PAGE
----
It's kind of hard, though.  Especially when you live in a country that's not First World.

For us, it won't be possible to cut out all processed foods -- we just don't have access to alternatives as much as we would in the US or in Germany -- but we can try to reduce them. I'd be happy with 80%.  Since we cook most of our food from scratch anyway, it shouldn't be too hard or unusual.  We've never allowed the kids much in the way of sodas, and we avoid food coloring because it sets off their ADHD.  Conveniently, Lisa also has a whole section dedicated to school lunches which is great because my kids don't eat their (supplied) school lunches and Alan tends to spend his lunch money on, let's say, less good choices.  

I've always been interested in healthy nutrition.  I read lots by Michael Pollan and Marion Nestle, and am just (slowly because it is ever so depressing) reading through "Pandora's Lunchbox" by Melanie Warner.  I'm interested in this subject because really, we are what we eat.  My Mom taught me how to cook, and to cook healthy foods.  We both grow lots of food in our backyards.  There is jelly season, jam season, pickle season, plum cake season, quince season, apple juice (and wine!) season...

The difficulty we face is the lack of access to what we consider wholesome foods here in Kosovo.  There are no whole wheat crackers for sale, or organic nut butters, or Lara bars.  Many of the suggested food items on 100 Days are simply not available. No hummus or fancy seasonings.  Honey is very expensive. There is no maple syrup. I have yet to find coconut oil.  The offerings of vegetables and fruits are extremely seasonal - and yes, this could be a good thing if you like lots of cabbage in winter.  I didn't can any tomatoes because we arrived at the tail end of tomato season.  Right now, there are lots of apples so I make Jacob's beloved applesauce with local (cheap!) apples that just have to be organic - they look exactly like the spotty, misshapen apples out of our backyard.  They sure make a wonderful applesauce!  We have spinach at the moment, so we eat spinach salads with nuts and dried fruit.  But stop - is this organic dried fruit? Not so much. We can't get grass-fed beef but we can get really wonderful organic chicken.  We can get tacos but they are not whole-wheat.  We can't get organic cheese.  Etc, etc.  At least our milk, being European, does not contain growth hormone!  The offerings in the winter will be mostly cabbage and imported fruits and vegetables.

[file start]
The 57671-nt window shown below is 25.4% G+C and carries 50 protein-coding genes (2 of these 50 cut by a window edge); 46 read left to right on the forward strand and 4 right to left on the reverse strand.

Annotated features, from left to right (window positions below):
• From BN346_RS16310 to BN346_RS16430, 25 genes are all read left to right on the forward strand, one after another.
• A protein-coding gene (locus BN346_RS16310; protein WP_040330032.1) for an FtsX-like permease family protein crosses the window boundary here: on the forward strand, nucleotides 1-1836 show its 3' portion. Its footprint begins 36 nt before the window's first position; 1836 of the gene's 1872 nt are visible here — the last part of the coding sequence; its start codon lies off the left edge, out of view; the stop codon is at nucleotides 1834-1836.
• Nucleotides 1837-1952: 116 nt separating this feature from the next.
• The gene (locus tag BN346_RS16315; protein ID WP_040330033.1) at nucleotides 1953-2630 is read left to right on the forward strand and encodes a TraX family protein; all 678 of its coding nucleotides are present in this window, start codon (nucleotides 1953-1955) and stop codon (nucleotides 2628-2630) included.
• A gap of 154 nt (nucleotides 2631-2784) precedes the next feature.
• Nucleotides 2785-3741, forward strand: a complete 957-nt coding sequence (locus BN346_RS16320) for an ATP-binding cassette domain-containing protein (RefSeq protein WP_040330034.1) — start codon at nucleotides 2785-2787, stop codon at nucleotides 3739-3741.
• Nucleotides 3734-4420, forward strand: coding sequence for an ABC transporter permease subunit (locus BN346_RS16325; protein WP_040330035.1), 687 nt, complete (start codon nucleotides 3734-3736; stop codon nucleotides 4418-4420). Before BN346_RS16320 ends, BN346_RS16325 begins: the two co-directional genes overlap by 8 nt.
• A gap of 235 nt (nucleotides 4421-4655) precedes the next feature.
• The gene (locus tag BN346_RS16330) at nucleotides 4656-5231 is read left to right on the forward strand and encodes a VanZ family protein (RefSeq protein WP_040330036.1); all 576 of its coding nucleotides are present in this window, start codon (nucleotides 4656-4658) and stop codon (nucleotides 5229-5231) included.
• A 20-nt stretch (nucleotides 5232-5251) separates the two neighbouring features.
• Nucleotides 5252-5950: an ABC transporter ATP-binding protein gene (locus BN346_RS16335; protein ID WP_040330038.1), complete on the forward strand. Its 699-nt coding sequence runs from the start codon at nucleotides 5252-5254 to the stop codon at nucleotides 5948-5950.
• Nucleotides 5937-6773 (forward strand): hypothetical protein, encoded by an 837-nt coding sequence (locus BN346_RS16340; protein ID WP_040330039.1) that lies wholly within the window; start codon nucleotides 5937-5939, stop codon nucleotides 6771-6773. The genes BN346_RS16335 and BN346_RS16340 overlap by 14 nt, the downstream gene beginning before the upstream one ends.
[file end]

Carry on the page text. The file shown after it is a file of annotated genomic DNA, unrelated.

Some of those can be worked around - I can make our own whole wheat tacos.  I can bake whole wheat and rye crackers.  But it all takes a lot of time and there are no shortcuts for when you are sick or just tired of cooking and baking all the time.

Still. We are going to try to cut even more processed foods out of our diet and at least use more whole wheat and make healthy school lunches for the kids.  The whole wheat banana bread that I made today didn't wow me (Doug and I both agreed it needs more honey and maybe some nuts) but the kids who eat banana bread (all but Alan) just snarfed it up.  That counts for success, I think.

Let's see if we can make those whole wheat tacos next...